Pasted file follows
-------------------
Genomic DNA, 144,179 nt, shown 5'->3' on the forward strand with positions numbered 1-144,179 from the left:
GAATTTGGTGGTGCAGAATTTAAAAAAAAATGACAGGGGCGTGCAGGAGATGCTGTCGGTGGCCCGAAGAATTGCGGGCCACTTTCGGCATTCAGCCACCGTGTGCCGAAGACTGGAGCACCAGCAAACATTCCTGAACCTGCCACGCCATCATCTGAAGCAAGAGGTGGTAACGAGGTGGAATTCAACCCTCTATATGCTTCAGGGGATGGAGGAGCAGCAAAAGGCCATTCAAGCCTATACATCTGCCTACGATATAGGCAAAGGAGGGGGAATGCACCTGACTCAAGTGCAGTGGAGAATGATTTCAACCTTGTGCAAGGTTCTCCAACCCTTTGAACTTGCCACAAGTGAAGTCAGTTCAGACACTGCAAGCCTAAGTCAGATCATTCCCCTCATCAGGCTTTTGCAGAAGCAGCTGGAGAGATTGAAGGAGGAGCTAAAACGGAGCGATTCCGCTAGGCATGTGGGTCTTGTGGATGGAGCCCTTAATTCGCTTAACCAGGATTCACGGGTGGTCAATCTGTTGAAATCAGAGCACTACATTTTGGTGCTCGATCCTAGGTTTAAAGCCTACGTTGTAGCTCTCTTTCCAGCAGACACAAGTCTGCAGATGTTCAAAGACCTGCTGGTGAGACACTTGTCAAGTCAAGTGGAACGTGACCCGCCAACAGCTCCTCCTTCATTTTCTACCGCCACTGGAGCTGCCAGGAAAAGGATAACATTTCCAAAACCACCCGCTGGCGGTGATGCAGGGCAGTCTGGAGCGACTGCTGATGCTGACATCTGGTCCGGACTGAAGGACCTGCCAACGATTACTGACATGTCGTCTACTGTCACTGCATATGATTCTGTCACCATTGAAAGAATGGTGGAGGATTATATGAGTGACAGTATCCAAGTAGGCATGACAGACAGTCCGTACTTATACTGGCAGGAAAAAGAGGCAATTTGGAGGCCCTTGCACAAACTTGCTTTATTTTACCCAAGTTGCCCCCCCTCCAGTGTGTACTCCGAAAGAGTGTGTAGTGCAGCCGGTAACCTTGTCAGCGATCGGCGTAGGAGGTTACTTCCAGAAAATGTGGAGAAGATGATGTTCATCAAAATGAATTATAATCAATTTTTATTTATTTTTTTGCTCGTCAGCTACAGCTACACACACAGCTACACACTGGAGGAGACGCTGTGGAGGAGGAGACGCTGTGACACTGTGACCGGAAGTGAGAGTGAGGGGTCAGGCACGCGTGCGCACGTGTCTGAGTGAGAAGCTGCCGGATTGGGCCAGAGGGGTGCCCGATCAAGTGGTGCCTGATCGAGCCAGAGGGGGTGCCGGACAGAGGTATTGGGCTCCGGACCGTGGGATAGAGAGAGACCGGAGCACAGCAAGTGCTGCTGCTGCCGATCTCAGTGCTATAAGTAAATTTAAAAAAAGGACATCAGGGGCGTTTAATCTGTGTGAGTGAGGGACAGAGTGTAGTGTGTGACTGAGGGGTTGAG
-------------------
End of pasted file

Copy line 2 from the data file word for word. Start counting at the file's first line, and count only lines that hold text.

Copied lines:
GAATTTGGTGGTGCAGAATTTAAAAAAAAATGACAGGGGCGTGCAGGAGATGCTGTCGGTGGCCCGAAGAATTGCGGGCCACTTTCGGCATTCAGCCACCGTGTGCCGAAGACTGGAGCACCAGCAAACATTCCTGAACCTGCCACGCCATCATCTGAAGCAAGAGGTGGTAACGAGGTGGAATTCAACCCTCTATATGCTTCAGGGGATGGAGGAGCAGCAAAAGGCCATTCAAGCCTATACATCTGCCTACGATATAGGCAAAGGAGGGGGAATGCACCTGACTCAAGTGCAGTGGAGAATGATTTCAACCTTGTGCAAGGTTCTCCAACCCTTTGAACTTGCCACAAGTGAAGTCAGTTCAGACACTGCAAGCCTAAGTCAGATCATTCCCCTCATCAGGCTTTTGCAGAAGCAGCTGGAGAGATTGAAGGAGGAGCTAAAACGGAGCGATTCCGCTAGGCATGTGGGTCTTGTGGATGGAGCCCTTAATTCGCTTAACCAGGATTCACGGGTGGTCAATCTGTTGAAATCAGAGCACTACATTTTGGTGCTCGATCCTAGGTTTAAAGCCTACGTTGTAGCTCTCTTTCCAGCAGACACAAGTCTGCAGATGTTCAAAGACCTGCTGGTGAGACACTTGTCAAGTCAAGTGGAACGTGACCCGCCAACAGCTCCTCCTTCATTTTCTACCGCCACTGGAGCTGCCAGGAAAAGGATAACATTTCCAAAACCACCCGCTGGCGGTGATGCAGGGCAGTCTGGAGCGACTGCTGATGCTGACATCTGGTCCGGACTGAAGGACCTGCCAACGATTACTGACATGTCGTCTACTGTCACTGCATATGATTCTGTCACCATTGAAAGAATGGTGGAGGATTATATGAGTGACAGTATCCAAGTAGGCATGACAGACAGTCCGTACTTATACTGGCAGGAAAAAGAGGCAATTTGGAGGCCCTTGCACAAACTTGCTTTATTTTACCCAAGTTGCCCCCCCTCCAGTGTGTACTCCGAAAGAGTGTGTAGTGCAGCCGGTAACCTTGTCAGCGATCGGCGTAGGAGGTTACTTCCAGAAAATGTGGAGAAGATGATGTTCATCAAAATGAATTATAATCAATTTTTATTTATTTTTTTGCTCGTCAGCTACAGCTACACACACAGCTACACACTGGAGGAGACGCTGTGGAGGAGGAGACGCTGTGACACTGTGACCGGAAGTGAGAGTGAGGGGTCAGGCACGCGTGCGCACGTGTCTGAGTGAGAAGCTGCCGGATTGGGCCAGAGGGGTGCCCGATCAAGTGGTGCCTGATCGAGCCAGAGGGGGTGCCGGACAGAGGTATTGGGCTCCGGACCGTGGGATAGAGAGAGACCGGAGCACAGCAAGTGCTGCTGCTGCCGATCTCAGTGCTATAAGTAAATTTAAAAAAAGGACATCAGGGGCGTTTAATCTGTGTGAGTGAGGGACAGAGTGTAGTGTGTGACTGAGGGGTTGAG